The Hate U Give
“Living is easy with eyes closed,” that is a lyric in The Beatles’ song “Strawberry Fields Forever” and it reflects what many in the privileged western world choose to do when the truths of the world appear on the news. The history of black people in America (and everywhere else in the world) is one of continued hardship after hardship. But for many in non-black America, after the Civil Rights movements of the 1960s, things finally seemed to be “alright.” It seemed that way, despite spurts of racism in the news with the Central Park Five in the 80s, or Rodney King in the 90s. However, with the invention of the iPhone in 2007 things changed. Suddenly there were police shootings towards unarmed black men happening constantly, what caused this change? The tragic reality is that nothing changed at all, only the ability to record it.
The Hate U Give is the story of Starr (Amandla Stenberg) a black teenager who lives two separate lives. On the one hand, she lives in her black working class neighborhood, but on the other she goes to a school in the affluent white neighborhood. Starr is forced to have two personalities for these two lives, a startling social commentary by the film alone. But the film goes further having Starr embroiled in an altercation with the police, and making her choose between her two identities.
The film is angry, but it isn’t the blinding anger of injustice that sometimes fuels Spike Lee’s films, which prompts him to be selective with his portrayals and facts. In this film, director George Tillman Jr. shows all sides of the arguments, while pitting his own view with evidence (and that of the book the film is based on). The Hate U Give feels more like a testament or essay, like Ta Nehisi Coates’ famed book: “Between the World and Me.”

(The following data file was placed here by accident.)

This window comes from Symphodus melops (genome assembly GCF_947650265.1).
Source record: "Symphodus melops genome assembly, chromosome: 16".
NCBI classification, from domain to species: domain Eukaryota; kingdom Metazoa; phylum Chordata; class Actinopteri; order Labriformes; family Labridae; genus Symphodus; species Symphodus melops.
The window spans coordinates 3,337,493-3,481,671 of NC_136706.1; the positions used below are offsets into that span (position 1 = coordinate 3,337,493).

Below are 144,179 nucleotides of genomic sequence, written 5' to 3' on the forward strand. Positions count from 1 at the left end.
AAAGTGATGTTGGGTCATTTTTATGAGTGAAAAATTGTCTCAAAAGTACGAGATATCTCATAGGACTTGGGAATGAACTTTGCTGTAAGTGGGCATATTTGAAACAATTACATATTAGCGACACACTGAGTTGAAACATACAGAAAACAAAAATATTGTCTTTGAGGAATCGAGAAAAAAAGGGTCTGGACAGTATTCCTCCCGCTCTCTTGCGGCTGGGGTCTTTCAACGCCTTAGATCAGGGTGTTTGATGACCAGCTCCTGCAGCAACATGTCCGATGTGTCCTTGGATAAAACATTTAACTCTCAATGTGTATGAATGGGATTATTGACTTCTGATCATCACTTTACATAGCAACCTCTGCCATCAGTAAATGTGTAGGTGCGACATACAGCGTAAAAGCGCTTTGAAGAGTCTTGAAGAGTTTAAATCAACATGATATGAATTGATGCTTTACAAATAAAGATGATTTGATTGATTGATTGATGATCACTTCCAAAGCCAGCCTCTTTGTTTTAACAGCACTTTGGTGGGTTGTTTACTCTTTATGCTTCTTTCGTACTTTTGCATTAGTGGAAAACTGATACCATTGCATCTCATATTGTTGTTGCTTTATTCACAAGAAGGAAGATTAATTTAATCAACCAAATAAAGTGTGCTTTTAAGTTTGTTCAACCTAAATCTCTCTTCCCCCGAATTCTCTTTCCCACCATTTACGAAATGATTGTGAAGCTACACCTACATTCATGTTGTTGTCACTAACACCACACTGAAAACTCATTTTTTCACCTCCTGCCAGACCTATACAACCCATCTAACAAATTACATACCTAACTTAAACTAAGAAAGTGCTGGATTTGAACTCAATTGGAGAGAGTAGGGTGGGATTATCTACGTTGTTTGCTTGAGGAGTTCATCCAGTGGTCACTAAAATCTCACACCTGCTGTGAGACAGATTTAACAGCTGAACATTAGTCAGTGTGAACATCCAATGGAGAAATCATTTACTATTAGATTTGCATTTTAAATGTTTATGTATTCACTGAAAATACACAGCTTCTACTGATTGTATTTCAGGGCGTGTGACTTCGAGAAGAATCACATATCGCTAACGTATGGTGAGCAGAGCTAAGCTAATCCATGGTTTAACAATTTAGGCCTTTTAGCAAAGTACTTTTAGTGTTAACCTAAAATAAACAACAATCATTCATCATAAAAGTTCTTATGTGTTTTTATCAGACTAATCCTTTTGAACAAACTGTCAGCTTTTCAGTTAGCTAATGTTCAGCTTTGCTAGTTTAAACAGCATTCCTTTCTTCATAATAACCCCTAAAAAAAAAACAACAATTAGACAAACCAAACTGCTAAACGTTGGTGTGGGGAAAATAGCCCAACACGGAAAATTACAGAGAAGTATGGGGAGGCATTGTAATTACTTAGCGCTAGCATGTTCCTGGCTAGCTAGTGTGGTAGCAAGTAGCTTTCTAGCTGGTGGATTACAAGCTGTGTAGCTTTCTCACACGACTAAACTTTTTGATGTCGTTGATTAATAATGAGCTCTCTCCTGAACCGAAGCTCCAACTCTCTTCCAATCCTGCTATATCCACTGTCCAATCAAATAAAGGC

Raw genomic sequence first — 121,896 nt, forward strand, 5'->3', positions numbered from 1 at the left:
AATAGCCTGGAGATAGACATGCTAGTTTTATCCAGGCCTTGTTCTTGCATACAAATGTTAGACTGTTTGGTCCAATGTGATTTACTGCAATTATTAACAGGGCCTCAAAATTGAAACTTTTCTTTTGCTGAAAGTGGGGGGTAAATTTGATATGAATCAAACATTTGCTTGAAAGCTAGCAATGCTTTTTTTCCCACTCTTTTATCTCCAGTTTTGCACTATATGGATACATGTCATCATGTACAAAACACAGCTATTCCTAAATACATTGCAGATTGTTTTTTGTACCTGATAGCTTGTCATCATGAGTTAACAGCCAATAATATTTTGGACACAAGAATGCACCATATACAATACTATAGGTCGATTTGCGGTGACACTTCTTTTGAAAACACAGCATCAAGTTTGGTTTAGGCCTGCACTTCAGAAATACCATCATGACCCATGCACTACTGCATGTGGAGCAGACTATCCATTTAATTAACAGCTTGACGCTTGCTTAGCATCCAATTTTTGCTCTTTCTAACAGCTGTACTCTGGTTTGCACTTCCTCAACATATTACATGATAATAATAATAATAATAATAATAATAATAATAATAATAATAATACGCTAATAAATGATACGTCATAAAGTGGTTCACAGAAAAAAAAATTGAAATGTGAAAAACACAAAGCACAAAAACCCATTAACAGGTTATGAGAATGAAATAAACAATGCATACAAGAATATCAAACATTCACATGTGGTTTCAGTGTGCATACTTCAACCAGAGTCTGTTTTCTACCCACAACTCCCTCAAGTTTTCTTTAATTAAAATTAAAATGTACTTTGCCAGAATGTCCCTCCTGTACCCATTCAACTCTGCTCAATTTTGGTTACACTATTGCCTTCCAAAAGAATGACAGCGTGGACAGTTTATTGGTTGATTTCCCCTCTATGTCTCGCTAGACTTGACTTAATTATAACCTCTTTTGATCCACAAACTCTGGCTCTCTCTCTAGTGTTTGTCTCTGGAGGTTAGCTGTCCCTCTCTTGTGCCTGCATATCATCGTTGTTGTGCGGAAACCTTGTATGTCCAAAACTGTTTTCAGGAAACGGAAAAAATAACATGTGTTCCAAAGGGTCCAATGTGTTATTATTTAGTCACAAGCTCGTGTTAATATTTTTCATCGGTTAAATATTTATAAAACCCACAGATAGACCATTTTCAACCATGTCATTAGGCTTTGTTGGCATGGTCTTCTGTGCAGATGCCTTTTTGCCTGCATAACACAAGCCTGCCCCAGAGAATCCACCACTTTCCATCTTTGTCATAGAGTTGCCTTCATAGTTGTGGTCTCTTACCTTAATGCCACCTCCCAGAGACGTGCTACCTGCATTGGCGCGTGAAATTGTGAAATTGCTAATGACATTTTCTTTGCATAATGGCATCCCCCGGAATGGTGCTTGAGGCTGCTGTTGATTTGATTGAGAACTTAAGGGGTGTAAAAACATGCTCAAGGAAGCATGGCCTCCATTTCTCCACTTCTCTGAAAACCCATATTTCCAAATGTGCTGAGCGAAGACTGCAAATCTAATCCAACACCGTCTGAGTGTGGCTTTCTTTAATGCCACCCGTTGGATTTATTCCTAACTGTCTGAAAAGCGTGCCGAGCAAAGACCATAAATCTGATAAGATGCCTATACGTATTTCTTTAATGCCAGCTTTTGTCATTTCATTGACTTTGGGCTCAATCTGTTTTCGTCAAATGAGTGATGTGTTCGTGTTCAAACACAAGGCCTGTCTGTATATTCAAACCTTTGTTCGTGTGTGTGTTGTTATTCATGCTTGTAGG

The core of the film is Starr’s journey with her family; we see as they navigate and fight the circumstances they’re put in. This perspective gives the film its emotional weight, and actress Amandla Stenberg carries the responsibility with pride and power. The supporting cast is littered with actors little known to mainstream audiences, yet they prove their worth, especially Russell Hornsby, who plays Starr’s father. However a sub-plot involving a gangster kingpin (Anthony Mackie), weighs the film down unnecessarily. While not boring, this subplot does slow down the pace so that the main message in the film fades from the audience’s view at points.
The film makes the two worlds of white and black seem completely apart, with the blindness of privilege being the main obstacle to get over. The film itself is only a peek at the injustices that black people face in most Western societies. Simply watching The Hate U Give doesn’t mean that the viewer now understands the hardships suffered by black America; instead, the film is an “opening of the eyes.” While not a solution, the film helps society take a step in the right direction by addressing the continued presence of racial problems.